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Watch out for “free” credit card deals
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By Tammy barton

“Get a complimentary flight”, “earn up to 30,000 bonus points”, “collect two points for every dollar you spend.”

These are just some of the deals credit card companies use to get our attention. They sound great—who wouldn’t want a free flight?—but the deal is never as sweet as it seems.

One of these deals landed in my inbox this week from an airline offering a free one-way domestic flight if I was approved for their credit card. A closer inspection revealed that to qualify I would need to spend $1000 in the first 60 days, plus pay an annual fee of $29, followed by $69 each year after. I eventually found the interest rate hidden behind a series of links — 14.99% p.a. on purchases and 21.99% on cash advances. The card would also qualify me for interest-free finance on travel deals and airline points at a rate of one point for every $100 spent. (I did the maths and would have to spend a whopping $50,000 to earn the maximum 500 points per year.)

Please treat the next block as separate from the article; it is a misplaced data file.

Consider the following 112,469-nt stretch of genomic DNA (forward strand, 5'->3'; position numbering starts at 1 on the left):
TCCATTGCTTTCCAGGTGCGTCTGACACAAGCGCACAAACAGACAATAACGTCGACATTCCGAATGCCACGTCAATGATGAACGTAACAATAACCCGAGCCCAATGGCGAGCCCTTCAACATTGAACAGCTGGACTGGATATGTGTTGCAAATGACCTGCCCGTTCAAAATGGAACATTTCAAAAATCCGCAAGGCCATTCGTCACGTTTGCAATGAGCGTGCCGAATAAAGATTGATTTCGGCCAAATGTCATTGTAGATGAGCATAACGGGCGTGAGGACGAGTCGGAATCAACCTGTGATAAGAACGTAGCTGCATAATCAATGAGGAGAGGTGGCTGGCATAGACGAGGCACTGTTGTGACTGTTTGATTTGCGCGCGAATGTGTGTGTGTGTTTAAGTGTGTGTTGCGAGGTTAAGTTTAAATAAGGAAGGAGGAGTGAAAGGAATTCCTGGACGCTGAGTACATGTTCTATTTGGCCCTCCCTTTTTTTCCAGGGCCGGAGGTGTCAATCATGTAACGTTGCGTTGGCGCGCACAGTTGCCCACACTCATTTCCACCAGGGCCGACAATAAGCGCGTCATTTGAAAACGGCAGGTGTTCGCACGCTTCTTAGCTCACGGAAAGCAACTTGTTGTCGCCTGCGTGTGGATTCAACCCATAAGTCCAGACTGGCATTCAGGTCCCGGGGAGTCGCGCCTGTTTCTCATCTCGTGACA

Air mile rewards are the prize for using this generic, mock credit card.

Does it look like a good deal to you? It might be if you’re disciplined, never overspend and always pay off your credit card balance before it starts earning interest. But the credit card company and airline are betting otherwise. They’re playing the law of averages which tell them that the average Australian credit card holder has a balance of $4300 and pays around $700 in interest every year. Suddenly that free flight looks pretty expensive!

Before you sign up for a credit card deal, make sure you dig deeper into the details. And remember that the only way for a credit card to work for you is to pay the balance in full every month and never use it for cash advances — when you withdraw cash against a credit card, it begins attracting interest immediately.

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